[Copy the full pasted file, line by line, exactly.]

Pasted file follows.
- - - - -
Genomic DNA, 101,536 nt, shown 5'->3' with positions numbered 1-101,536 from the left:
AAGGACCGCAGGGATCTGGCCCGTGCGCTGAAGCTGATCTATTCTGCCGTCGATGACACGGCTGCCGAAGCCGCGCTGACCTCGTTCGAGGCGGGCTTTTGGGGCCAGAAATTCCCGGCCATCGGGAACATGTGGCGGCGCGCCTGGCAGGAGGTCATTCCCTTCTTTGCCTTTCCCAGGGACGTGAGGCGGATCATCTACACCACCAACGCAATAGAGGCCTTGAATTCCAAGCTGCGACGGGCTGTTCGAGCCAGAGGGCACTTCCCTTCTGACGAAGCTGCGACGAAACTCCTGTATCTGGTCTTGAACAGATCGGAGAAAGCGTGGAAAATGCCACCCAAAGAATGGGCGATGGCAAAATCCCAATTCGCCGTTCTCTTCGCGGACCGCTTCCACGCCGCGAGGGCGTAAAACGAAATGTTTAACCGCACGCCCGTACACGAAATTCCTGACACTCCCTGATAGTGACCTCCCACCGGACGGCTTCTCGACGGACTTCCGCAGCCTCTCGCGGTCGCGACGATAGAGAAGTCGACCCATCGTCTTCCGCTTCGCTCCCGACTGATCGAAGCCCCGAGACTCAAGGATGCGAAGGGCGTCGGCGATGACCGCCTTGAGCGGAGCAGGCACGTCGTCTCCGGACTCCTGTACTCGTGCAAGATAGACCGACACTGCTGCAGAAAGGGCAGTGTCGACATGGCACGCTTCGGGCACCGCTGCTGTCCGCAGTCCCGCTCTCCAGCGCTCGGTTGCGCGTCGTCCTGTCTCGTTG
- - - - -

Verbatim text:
Genomic DNA, 101,536 nt, shown 5'->3' with positions numbered 1-101,536 from the left:
AAGGACCGCAGGGATCTGGCCCGTGCGCTGAAGCTGATCTATTCTGCCGTCGATGACACGGCTGCCGAAGCCGCGCTGACCTCGTTCGAGGCGGGCTTTTGGGGCCAGAAATTCCCGGCCATCGGGAACATGTGGCGGCGCGCCTGGCAGGAGGTCATTCCCTTCTTTGCCTTTCCCAGGGACGTGAGGCGGATCATCTACACCACCAACGCAATAGAGGCCTTGAATTCCAAGCTGCGACGGGCTGTTCGAGCCAGAGGGCACTTCCCTTCTGACGAAGCTGCGACGAAACTCCTGTATCTGGTCTTGAACAGATCGGAGAAAGCGTGGAAAATGCCACCCAAAGAATGGGCGATGGCAAAATCCCAATTCGCCGTTCTCTTCGCGGACCGCTTCCACGCCGCGAGGGCGTAAAACGAAATGTTTAACCGCACGCCCGTACACGAAATTCCTGACACTCCCTGATAGTGACCTCCCACCGGACGGCTTCTCGACGGACTTCCGCAGCCTCTCGCGGTCGCGACGATAGAGAAGTCGACCCATCGTCTTCCGCTTCGCTCCCGACTGATCGAAGCCCCGAGACTCAAGGATGCGAAGGGCGTCGGCGATGACCGCCTTGAGCGGAGCAGGCACGTCGTCTCCGGACTCCTGTACTCGTGCAAGATAGACCGACACTGCTGCAGAAAGGGCAGTGTCGACATGGCACGCTTCGGGCACCGCTGCTGTCCGCAGTCCCGCTCTCCAGCGCTCGGTTGCGCGTCGTCCTGTCTCGTTG